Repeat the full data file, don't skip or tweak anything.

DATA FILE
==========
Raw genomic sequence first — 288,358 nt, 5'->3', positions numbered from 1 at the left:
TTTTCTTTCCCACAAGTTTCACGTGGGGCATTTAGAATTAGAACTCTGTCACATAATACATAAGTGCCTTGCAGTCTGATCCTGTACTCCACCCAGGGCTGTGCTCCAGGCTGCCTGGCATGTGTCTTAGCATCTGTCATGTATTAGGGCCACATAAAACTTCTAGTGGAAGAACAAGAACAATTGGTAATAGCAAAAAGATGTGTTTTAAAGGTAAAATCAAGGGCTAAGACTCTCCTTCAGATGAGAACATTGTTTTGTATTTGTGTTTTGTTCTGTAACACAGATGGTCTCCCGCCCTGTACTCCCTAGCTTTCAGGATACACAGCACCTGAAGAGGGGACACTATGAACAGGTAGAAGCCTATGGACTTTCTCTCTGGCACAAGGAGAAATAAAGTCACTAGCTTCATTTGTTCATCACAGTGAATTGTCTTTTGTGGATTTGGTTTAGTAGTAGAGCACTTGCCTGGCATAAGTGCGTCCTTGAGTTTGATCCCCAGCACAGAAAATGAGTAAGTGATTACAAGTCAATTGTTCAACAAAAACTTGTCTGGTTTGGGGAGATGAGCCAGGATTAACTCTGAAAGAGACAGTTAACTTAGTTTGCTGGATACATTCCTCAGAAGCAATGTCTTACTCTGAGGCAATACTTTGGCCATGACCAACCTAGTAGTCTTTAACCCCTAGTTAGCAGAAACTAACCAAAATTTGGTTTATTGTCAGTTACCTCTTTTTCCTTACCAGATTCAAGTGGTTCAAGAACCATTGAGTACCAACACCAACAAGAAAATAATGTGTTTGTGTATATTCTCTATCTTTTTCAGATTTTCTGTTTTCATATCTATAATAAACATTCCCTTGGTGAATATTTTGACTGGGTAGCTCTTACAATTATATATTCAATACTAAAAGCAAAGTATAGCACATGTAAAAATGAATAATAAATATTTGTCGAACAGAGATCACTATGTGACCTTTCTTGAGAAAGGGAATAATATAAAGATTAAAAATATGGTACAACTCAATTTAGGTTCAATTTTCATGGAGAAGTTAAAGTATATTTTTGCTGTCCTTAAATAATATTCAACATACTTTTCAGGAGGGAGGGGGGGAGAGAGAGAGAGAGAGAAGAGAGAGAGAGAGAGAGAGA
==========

Raw genomic sequence first — 288,358 nt, 5'->3', positions numbered from 1 at the left:
TTTTCTTTCCCACAAGTTTCACGTGGGGCATTTAGAATTAGAACTCTGTCACATAATACATAAGTGCCTTGCAGTCTGATCCTGTACTCCACCCAGGGCTGTGCTCCAGGCTGCCTGGCATGTGTCTTAGCATCTGTCATGTATTAGGGCCACATAAAACTTCTAGTGGAAGAACAAGAACAATTGGTAATAGCAAAAAGATGTGTTTTAAAGGTAAAATCAAGGGCTAAGACTCTCCTTCAGATGAGAACATTGTTTTGTATTTGTGTTTTGTTCTGTAACACAGATGGTCTCCCGCCCTGTACTCCCTAGCTTTCAGGATACACAGCACCTGAAGAGGGGACACTATGAACAGGTAGAAGCCTATGGACTTTCTCTCTGGCACAAGGAGAAATAAAGTCACTAGCTTCATTTGTTCATCACAGTGAATTGTCTTTTGTGGATTTGGTTTAGTAGTAGAGCACTTGCCTGGCATAAGTGCGTCCTTGAGTTTGATCCCCAGCACAGAAAATGAGTAAGTGATTACAAGTCAATTGTTCAACAAAAACTTGTCTGGTTTGGGGAGATGAGCCAGGATTAACTCTGAAAGAGACAGTTAACTTAGTTTGCTGGATACATTCCTCAGAAGCAATGTCTTACTCTGAGGCAATACTTTGGCCATGACCAACCTAGTAGTCTTTAACCCCTAGTTAGCAGAAACTAACCAAAATTTGGTTTATTGTCAGTTACCTCTTTTTCCTTACCAGATTCAAGTGGTTCAAGAACCATTGAGTACCAACACCAACAAGAAAATAATGTGTTTGTGTATATTCTCTATCTTTTTCAGATTTTCTGTTTTCATATCTATAATAAACATTCCCTTGGTGAATATTTTGACTGGGTAGCTCTTACAATTATATATTCAATACTAAAAGCAAAGTATAGCACATGTAAAAATGAATAATAAATATTTGTCGAACAGAGATCACTATGTGACCTTTCTTGAGAAAGGGAATAATATAAAGATTAAAAATATGGTACAACTCAATTTAGGTTCAATTTTCATGGAGAAGTTAAAGTATATTTTTGCTGTCCTTAAATAATATTCAACATACTTTTCAGGAGGGAGGGGGGGAGAGAGAGAGAGAGAGAAGAGAGAGAGAGAGAGAGAGA